Repurposing old weapons for new battles

Using disulfiram (Antabuse) to fight cancer

Go to the profile of Luke Hoeppner
Jan 02, 2018
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It’s a typical Tuesday night. You’re sitting on your couch watching TV and that commercial touting the latest and greatest new prescription drug plays for seemingly the fifth time tonight…

“Wow, why does the pharmaceutical industry invest so much money in advertising?”

Because bringing a new drug to market is a long and arduous road:

  • The average time from drug target identification to FDA approval is about 13 years.
  • Failure rates can be as high as 95%.
  • The cost of bringing a new drug to market exceeds $500 million. That figure tops $1 billion when accounting for failed drugs.

The strategy of drug repurposing - discovering new uses for old drugs- overcomes current barriers of drug development by relying on previous research efforts.

Drug repurposing examples include:

  • Metformin: A popular diabetes drug that has been shown to reduce the risk of breast cancer as well as some other types of cancer.
  • AZT: A failed anti-cancer treatment was the first drug used to treat HIV patients.
  • Celecoxib: A drug used to treat osteoarthritis by inhibiting a molecular pathway associated with inflammation has been shown to reduce the risk of additional polyp formation in colon cancer patients.

A drug with long history as a treatment for alcohol dependence was found to have anti-cancer effects. Disulfiram (commercially known as Antabuse) makes people feel sick after consuming a small amount of alcohol. An early 1970s case report detailed a breast cancer patient with tumors that had spread to her bones who became an alcoholic and ceased cancer treatment, yet received disulfiram to discourage drinking alcohol. After a fatal inebriated fall, an autopsy of the woman surprisingly showed that nearly all the cancer in her bones had disappeared.

This finding ignited excitement. Subsequent animal studies showed disulfiram killed cancer cells and slowed tumor growth. A small 1993 clinical trial reported disulfiram increased survival in women who had breast tumors removed. Despite its promise, scientists have been unable to explain how this drug inhibits cancer, which has lessened enthusiasm and ultimately prevented disulfiram from translating to use in the clinic as an anti-cancer treatment.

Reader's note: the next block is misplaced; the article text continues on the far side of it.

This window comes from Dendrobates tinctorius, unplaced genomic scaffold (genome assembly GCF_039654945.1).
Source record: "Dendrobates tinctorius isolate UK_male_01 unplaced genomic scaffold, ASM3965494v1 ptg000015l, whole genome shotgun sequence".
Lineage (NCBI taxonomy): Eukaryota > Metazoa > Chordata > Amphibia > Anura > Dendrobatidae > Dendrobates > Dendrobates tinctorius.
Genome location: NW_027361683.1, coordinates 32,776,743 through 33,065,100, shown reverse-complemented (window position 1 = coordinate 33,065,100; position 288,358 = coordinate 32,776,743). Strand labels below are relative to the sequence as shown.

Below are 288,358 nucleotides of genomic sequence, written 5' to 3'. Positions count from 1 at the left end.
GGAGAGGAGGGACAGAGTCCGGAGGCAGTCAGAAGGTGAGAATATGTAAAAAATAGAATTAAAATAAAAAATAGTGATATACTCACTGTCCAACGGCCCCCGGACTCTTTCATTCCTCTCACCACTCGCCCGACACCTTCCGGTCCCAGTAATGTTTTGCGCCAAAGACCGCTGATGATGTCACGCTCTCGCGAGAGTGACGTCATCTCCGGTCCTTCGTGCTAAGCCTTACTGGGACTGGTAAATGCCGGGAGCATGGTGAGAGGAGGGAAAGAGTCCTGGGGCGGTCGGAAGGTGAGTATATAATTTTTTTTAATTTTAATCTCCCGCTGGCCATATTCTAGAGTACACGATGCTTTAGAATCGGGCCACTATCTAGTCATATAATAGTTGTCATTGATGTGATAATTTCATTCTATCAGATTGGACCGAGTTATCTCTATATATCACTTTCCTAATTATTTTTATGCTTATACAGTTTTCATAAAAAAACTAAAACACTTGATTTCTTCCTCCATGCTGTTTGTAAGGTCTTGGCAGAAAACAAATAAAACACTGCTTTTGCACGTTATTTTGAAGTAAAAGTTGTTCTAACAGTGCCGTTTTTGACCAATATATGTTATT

Recently, Dutch researchers solved the mystery by identifying the molecular target of disulfiram’s tumor-suppressing effects.  Examining a cohort of over 3000 cancer patients, they confirmed that cancer patients who continued taking disulfiram (Antabuse) showed increased survival, as compared to patients who stopped taking the drug. Cancer biologist, Dr. Jiri Bartek, and other researchers also worked out how the drug kills cancer cells. They showed that the primary metabolite of disulfiram (i.e. ditiocarb) forms a complex with copper that prevents cells from properly destroying misfolded and “waste” proteins. The resulting cellular buildup of proteins causes stress, which promotes tumor cell death.

Specifically, disulfiram inhibits protein degradation orchestrated by the p97 pathway. This is important because previous studies have demonstrated that high levels of p97 correlate with the progression and spread (metastasis) of breast, colon and prostate cancers. Thus, disulfiram may represent a promising precision oncology treatment for patients whose cancers have high levels of the p97 protein.

To view the recent original Nature paper, please use the link below:

https://www.nature.com/articles/nature25016

To read more about it in the news, please refer to:

http://www.sciencemag.org/news/2017/12/old-drug-alcoholism-finds-new-life-cancer-treatment?utm_source=sciencemagazine&utm_medium=facebook-text&utm_campaign=olddrug-16758

 

 

 

Go to the profile of Luke Hoeppner

Luke Hoeppner

Assistant Professor, The Hormel Institute, University of Minnesota

Our current research directions include studying angiogenesis, tumor microenvironment, lung cancer, vascular permeability, and skin biology.

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